Mitt Romney’s speech today focused ostensibly on religious liberty and tolerance, with the direct implication that his Mormon faith should not be an issue for voters. But it is not clear that the political goal for the speech — to woo evangelical Republicans in early primary states — was achieved.
There was, apparently, quite a bit of controversy within the Romney campaign about whether this speech should be given at this point or at all. Most observers believe that it was the recent success of the Huckabee campaign in Iowa that prompted the speech at this time. I think pundits will be debating the wisdom of Romney’s choice for quite a while. Romney had very little to gain and much to lose with this speech. Most general polls suggest that the average voter cares little about Romney’s Mormon faith, but that a significant portion of likely Republican primary voters (and caucus attendees) are evangelicals who don’t fully support the idea that a Mormon should be president. Endorsements of Romney’s candidacy by Christian Right leaders aside, most evangelicals believe that Mormonism is a cult and not a Christian denomination. Some evangelicals were willing to vote for Romney because he was a better alternative than the pro-choice, twice divorced Rudy Guliani. But the advent of Mike Huckabee as a legitimate candidate, with his social conservative and evangelical faith credentials, makes Romney second choice for many evangelicals. This could be disastrous for the Romney campaign, particularly in Iowa and South Carolina.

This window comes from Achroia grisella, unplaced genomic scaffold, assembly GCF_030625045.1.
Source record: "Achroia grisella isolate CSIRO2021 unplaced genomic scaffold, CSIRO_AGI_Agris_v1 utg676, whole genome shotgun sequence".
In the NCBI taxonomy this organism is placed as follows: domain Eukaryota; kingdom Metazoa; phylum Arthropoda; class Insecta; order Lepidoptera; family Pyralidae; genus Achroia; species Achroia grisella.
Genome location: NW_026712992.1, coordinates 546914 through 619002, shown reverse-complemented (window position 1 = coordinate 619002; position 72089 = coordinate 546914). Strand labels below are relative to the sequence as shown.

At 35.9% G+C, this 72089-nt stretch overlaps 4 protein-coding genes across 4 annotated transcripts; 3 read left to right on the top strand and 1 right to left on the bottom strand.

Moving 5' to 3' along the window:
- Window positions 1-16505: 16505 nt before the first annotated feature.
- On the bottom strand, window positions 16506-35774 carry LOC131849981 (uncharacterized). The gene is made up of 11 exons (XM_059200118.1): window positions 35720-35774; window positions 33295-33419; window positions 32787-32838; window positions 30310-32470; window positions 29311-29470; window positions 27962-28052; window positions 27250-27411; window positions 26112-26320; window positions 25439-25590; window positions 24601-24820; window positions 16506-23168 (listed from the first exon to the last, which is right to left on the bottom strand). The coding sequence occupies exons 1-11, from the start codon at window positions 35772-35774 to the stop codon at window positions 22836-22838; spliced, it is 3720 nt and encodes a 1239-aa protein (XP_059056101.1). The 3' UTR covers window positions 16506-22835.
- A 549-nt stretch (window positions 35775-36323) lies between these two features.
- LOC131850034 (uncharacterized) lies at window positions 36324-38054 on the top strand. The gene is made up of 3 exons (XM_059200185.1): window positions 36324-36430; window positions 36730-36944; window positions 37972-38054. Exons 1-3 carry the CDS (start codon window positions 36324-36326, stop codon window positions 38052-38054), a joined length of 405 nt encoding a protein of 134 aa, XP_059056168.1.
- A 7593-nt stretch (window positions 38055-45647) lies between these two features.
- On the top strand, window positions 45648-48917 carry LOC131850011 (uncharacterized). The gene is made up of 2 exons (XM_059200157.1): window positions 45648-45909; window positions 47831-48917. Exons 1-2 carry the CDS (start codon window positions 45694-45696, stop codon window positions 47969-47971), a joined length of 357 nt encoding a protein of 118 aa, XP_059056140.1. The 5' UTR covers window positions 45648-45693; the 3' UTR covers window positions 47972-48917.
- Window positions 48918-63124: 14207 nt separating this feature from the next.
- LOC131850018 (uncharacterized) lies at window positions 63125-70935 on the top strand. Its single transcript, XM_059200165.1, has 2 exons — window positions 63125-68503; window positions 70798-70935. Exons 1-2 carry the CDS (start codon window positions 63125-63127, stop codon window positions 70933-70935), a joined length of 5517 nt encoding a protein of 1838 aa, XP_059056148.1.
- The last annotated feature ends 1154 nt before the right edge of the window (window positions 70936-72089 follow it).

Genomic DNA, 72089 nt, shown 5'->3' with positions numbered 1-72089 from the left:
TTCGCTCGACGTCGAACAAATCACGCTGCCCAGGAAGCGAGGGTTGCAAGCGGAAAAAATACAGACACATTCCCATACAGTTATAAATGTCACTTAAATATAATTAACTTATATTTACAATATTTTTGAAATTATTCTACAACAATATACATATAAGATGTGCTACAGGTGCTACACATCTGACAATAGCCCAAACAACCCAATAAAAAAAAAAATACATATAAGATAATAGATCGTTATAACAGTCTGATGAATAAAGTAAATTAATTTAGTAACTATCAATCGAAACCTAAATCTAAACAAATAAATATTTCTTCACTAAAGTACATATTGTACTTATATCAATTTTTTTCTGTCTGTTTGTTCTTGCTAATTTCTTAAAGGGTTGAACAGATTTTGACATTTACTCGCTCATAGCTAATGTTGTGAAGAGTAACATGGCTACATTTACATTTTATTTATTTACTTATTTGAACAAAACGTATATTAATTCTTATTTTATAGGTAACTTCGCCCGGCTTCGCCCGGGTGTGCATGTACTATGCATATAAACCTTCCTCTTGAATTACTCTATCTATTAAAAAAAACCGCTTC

So Romney’s challenge was to convince evangelicals that it doesn’t matter that he’s Mormon, that he’ll support the right policies when the time comes. In a race where there were no viable evangelical candidates, this would have been a winning strategy. But a focus on civil religion and the importance of faith in American’s lives is not enough for most evangelicals to choose a Mormon over a former Baptist preacher. Romney’s strongest argument to evangelicals is not his faith tradition or the need for Americans to be religiously tolerant; it is that he is the only conservative candidate that can win the Republican nomination. But Huckabee’s recent surge calls even that argument into question. So while the goal of the speech was to reassure evangelicals that being a Mormon is OK and that he is still a good candidate for them, all it likely did was more starkly draw the lines between his Mormon faith and the evangelical faith of his newly strong competitor. That is not a recipe for a Romney win in Iowa or South Carolina.
Kimberly H. Conger is an assistant professor in the political science department at Iowa State University.